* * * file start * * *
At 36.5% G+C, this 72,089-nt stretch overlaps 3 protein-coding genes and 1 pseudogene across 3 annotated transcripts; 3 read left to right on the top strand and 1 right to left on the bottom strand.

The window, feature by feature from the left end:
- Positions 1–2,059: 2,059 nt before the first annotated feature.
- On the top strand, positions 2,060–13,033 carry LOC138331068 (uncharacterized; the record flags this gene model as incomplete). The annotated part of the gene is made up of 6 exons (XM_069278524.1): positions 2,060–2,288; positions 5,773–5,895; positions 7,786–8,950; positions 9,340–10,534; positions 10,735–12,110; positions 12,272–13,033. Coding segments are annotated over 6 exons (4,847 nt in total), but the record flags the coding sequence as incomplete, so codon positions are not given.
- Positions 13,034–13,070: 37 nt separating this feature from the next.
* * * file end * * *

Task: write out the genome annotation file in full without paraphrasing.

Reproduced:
At 36.5% G+C, this 72,089-nt stretch overlaps 3 protein-coding genes and 1 pseudogene across 3 annotated transcripts; 3 read left to right on the top strand and 1 right to left on the bottom strand.

The window, feature by feature from the left end:
- Positions 1–2,059: 2,059 nt before the first annotated feature.
- On the top strand, positions 2,060–13,033 carry LOC138331068 (uncharacterized; the record flags this gene model as incomplete). The annotated part of the gene is made up of 6 exons (XM_069278524.1): positions 2,060–2,288; positions 5,773–5,895; positions 7,786–8,950; positions 9,340–10,534; positions 10,735–12,110; positions 12,272–13,033. Coding segments are annotated over 6 exons (4,847 nt in total), but the record flags the coding sequence as incomplete, so codon positions are not given.
- Positions 13,034–13,070: 37 nt separating this feature from the next.